The long-standing association between anarchism and geography can be traced across the historical landscape from the towering peaks of heightened association to the low valleys of disconnection and ambivalence. Yet if Earth writing is to be understood as “a means of dissipating…prejudices and of creating other feelings more worthy of humanity” (Kropotkin 1978/1885, 7), then it seems obvious that anarchism has much to contribute to the discipline of geography. Geographical writings from inﬂuential anarchist philosophers such as Peter Kropotkin and Élisée Reclus blossomed during the late nineteenth century when their work contributed much to the intellectual climate of the time. Following their deaths in the early twentieth century, engagement with their work started to fade, yet the lasting impact of these visionary thinkers continues to be felt within the contemporary geographical theory, inﬂuencing the ways geographers think about diverse topics from ethnicity and “race” to social organization and capital accumulation, to urban and regional planning, to environmentalism and, perhaps surprisingly, even anticipating some of the key precepts of the recent “more-than-human” turn. As realpolitik and the quantitative revolution took hold of geography during the war years of the early twentieth century, the anti-authoritarian vision of Reclus and Kropotkin seemed to be pushed beyond the bounds of what were considered to be geographical concerns. Yet, as geographers rediscovered their bearings for social justice in the early 1970s, anarchism came back into the disciplinary view and was aﬀorded serious consideration by academics advocating for what has since become known as “radical geography.” The publication of Antipode announced a new ethic for human geography, one that refused the stochastic models, inferential statistics, and econometrics that dominated geographical proceedings at the time, subverting this trajectory with qualitative approaches that placed the lived experiences of research participants at the center of its methodological focus. Anarchism played a key role in formulating this epistemological critique, where early engagements took inspiration from Kropotkin in arguing that radical geography should adopt his anarcho-communism as its point of departure.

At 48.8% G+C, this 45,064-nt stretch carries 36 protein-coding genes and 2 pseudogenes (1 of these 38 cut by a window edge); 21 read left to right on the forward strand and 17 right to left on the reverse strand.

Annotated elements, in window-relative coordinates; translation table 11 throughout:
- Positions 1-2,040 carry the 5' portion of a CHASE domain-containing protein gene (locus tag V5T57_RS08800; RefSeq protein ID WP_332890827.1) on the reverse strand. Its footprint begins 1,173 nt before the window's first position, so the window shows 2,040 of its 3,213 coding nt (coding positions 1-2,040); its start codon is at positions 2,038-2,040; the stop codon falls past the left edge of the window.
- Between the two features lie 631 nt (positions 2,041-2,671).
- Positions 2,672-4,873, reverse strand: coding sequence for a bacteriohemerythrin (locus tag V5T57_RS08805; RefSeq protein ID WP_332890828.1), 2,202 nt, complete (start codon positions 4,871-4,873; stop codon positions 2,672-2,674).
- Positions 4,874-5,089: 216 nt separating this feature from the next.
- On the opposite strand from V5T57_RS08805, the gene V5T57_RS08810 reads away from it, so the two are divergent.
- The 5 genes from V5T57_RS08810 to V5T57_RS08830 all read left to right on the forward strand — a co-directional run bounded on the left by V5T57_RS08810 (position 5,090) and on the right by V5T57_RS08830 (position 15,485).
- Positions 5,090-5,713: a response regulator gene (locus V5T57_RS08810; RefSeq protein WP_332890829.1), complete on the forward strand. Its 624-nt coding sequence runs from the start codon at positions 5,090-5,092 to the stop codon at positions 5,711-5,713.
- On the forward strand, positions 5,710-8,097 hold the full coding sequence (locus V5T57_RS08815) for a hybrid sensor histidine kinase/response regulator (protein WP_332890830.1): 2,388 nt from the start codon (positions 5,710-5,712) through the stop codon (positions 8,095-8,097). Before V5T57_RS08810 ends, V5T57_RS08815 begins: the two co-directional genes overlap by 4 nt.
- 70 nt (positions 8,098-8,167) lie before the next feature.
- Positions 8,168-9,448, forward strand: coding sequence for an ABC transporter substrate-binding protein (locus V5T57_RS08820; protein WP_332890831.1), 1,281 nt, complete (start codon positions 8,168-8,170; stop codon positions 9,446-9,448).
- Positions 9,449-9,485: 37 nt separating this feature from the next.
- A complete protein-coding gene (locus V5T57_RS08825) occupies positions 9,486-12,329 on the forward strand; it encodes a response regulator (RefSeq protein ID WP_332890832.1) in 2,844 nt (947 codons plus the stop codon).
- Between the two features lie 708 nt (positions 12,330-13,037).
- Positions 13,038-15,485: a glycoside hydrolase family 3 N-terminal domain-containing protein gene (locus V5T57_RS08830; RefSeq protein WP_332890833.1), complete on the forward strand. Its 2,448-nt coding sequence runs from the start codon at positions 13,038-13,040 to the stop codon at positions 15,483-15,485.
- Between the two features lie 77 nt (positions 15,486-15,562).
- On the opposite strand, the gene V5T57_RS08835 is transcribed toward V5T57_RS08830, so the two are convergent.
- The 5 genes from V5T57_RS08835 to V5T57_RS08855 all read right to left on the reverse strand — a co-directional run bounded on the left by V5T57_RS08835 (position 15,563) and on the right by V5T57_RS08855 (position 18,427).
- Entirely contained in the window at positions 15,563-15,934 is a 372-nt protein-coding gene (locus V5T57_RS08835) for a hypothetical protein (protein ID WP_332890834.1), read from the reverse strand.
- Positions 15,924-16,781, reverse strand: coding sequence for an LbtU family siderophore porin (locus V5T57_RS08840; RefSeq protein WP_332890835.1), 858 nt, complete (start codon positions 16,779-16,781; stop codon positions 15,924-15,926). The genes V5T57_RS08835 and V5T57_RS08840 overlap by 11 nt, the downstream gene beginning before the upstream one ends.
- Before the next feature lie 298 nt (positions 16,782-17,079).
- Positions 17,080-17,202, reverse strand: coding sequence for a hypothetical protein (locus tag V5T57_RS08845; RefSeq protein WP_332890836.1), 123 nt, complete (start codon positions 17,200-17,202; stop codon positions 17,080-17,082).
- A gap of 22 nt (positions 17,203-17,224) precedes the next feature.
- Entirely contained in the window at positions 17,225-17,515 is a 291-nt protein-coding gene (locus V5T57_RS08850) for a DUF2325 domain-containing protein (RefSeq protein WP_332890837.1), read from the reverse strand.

The publication of a special issue of Antipode on anarchism in 1978 demonstrated the ongoinginﬂuence of anarchist thought and practice on geography, as well as geography’s inﬂuence on anarchism. It was not just Kropotkin’s sociospatial contributions to human liberation that were celebrated in the issue, as Reclus also received accolades for the importance of his geographical vision for freedom. A reprinting of Kropotkin’s (1978/1885) essay “What Geography OughtTo Be” was meant to further demonstrate the enduring relevance of his work, while Murray Bookchin’s (1978/1965) “Ecology and Revolutionary Thought” was also reprinted, showing how the anarchism of supposed non-geographers had a signiﬁcant bearing on the radical geographical thought that was beginning to make itself known. Around the same time, the newsletter of the Union of Socialist Geographers published a themed section on anarchist geographies, arising from a discussion group that took place at the University of Minnesota in 1976. These developments were indicative of a sense of optimism for anarchist ideas to reinvigorate a collective geographical practice that was increasingly turning its attention toward social justice. Yet, as the neoliberalism of the1980s and 1990s began to take hold of the world’s political-economic compass, anarchist engagements by geographers dwindled and were largely overshadowed by Marxist, feminist, and incipient poststructuralist critiques. Nonetheless, the decade of Reaganomics and Thatcherism did see the publication of Bookchin’s (2005/1982)The Ecology of Freedom, wherein he advanced an anarchist critique of nature’s domination by social hierarchy. The beginnings of some introspective reﬂection on geography’s colonial past and its enduring state-centricity also emerged at that time, where the foundational works of Halford Mackinder, Ellen Churchill Semple, Ellsworth Huntington, Isaiah Bowman, and Thomas Holdich were taken to task by anarchist geographers who drew on Kropotkin and Reclus in calling for the abandonment of our inherited disciplinary prejudices. The 1990sfared slightly better, where a special issue on anarchism was organized for the short-lived journal Contemporary Issues in Geography and Education, while Antipode continued to publish the work of geographers who developed new,anarchist-inspired theories related to counter-hegemonic struggle and resistance to capitalism. More recently a new generation of geographers has begun actively transgressing the frontiers of geography by situating anarchism at the center of their practices, theories, pedagogies, and methodologies, (re)mapping the possibilities of what anarchist perspectives might yet contribute to the discipline (Springer 2013). This anarchist(re)turn comes as capitalism’s house of cards begins to collapse under its own weight, where intensifying neo-liberalization, deepening ﬁnancial crisis, and the ensuing revolt push anarchist praxis back into widespread currency both inside and outside of the academy.